Facebook is planning to start its return to in-person work in May, after over a year of working remotely due to the COVID-19 pandemic, according to Bloomberg. Facebook CEO Mark Zuckerberg announced remote work plans near the start of the pandemic that promised around half of his employees could work remotely in the next five to 10 years, but until then, in-person work, at least in a limited capacity, is in the company’s immediate future.
Facebook is reopening its offices in the Bay Area — including its Menlo Park headquarters — but limiting capacity at 10 percent to start. The company expects its largest offices to not reach 50 percent capacity until September, Bloomberg writes. In addition to limiting how many people are working in close proximity, Facebook also plans to require masks, social distancing, and weekly COVID-19 tests.
Uber is hoping to get back to in-person work even sooner. The ride-sharing company announced that it’ll reopen its Mission Bay, San Francisco headquarters on March 29th, with a limited 20 percent capacity, according to Reuters. Uber plans to follow similar COVID-19 restrictions as Facebook, requiring face coverings, regular cleanings, and asking employees with sick family members to stay home. Prior to this reopening plan, Uber was letting its office employees work from home until mid-September 2021.
Other tech companies inside and outside of California are taking more of a mixed approach (or simply haven’t announced plans yet). Twitter took a big step and made working from home indefinitely an option for all employees at the start of the pandemic. The company doesn’t have a set date for when it will reopen its offices, however, but “it will be gradual, office-by-office, and at a 20 percent capacity to start,” a Twitter spokesperson tells The Verge.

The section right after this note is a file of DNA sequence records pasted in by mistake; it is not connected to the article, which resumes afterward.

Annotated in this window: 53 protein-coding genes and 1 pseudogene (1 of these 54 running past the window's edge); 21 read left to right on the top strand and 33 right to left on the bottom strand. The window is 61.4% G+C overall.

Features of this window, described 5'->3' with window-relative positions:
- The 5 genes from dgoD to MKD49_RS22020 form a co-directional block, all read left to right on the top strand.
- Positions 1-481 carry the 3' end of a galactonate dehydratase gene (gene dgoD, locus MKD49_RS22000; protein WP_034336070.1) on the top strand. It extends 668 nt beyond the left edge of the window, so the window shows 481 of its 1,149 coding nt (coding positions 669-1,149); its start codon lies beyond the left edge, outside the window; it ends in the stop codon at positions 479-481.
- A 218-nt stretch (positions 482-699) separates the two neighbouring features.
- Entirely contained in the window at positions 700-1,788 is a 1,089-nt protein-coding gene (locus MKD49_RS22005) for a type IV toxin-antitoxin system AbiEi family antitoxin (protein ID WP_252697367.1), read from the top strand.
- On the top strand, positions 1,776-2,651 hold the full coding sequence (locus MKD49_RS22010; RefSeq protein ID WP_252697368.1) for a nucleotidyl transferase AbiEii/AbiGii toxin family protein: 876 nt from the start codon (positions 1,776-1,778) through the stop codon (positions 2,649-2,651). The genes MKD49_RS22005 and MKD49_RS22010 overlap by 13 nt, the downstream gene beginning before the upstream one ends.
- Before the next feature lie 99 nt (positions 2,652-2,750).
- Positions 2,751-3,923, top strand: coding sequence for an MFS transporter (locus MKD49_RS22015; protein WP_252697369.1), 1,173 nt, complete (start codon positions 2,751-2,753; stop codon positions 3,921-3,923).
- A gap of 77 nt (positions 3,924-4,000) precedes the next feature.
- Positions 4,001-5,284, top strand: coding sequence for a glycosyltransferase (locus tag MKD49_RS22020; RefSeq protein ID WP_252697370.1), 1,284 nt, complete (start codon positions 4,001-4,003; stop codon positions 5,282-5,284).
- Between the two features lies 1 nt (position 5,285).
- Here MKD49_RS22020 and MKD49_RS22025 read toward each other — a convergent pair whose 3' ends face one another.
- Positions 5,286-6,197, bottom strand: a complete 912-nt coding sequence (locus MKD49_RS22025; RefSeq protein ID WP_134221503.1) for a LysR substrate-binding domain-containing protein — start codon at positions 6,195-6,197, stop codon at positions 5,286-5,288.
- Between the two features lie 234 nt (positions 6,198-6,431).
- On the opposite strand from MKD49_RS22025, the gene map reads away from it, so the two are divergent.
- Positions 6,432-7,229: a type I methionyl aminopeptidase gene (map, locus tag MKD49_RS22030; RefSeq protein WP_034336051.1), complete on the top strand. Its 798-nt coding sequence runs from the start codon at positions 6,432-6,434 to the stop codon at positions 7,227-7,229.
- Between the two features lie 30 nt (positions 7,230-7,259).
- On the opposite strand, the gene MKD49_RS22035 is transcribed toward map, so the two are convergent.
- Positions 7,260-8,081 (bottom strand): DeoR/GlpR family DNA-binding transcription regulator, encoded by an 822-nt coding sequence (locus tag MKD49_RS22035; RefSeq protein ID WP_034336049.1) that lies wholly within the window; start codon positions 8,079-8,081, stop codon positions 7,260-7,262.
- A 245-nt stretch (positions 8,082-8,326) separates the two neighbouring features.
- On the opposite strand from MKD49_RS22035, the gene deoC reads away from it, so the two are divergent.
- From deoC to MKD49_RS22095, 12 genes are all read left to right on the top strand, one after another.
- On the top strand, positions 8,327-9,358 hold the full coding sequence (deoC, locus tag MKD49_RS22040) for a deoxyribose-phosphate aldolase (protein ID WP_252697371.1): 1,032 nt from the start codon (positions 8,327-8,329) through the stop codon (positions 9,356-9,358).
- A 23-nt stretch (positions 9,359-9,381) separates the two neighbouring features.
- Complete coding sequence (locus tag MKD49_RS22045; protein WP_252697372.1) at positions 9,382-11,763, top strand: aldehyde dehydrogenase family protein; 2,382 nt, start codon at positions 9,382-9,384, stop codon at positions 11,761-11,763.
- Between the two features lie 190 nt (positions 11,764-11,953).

Google and Microsoft are looking into hybrid work models going forward, with Microsoft starting by reopening its Redmond, Washington, headquarters on March 29th. The company also expects working from home part-time to be a standard for all office employees. Google’s plans are less certain, and the company didn’t immediately respond to a request for comment from The Verge, but in 2020, it said employees would be able to work from home until September 2021 and that it would explore requiring employees only to work three days a week in-person.
Apple did not respond to a request to expand on its plans for returning to in-person work, but the company was reported to have ordered some staff to return to its offices as early as May 2020.
There are still risks involved with working indoors in close quarters with others, and being vaccinated doesn’t guarantee the virus can’t be transmitted. But as companies ease back into whatever “normal” working conditions will look like post-pandemic, it seems guaranteed that remote work isn’t going away entirely anytime soon.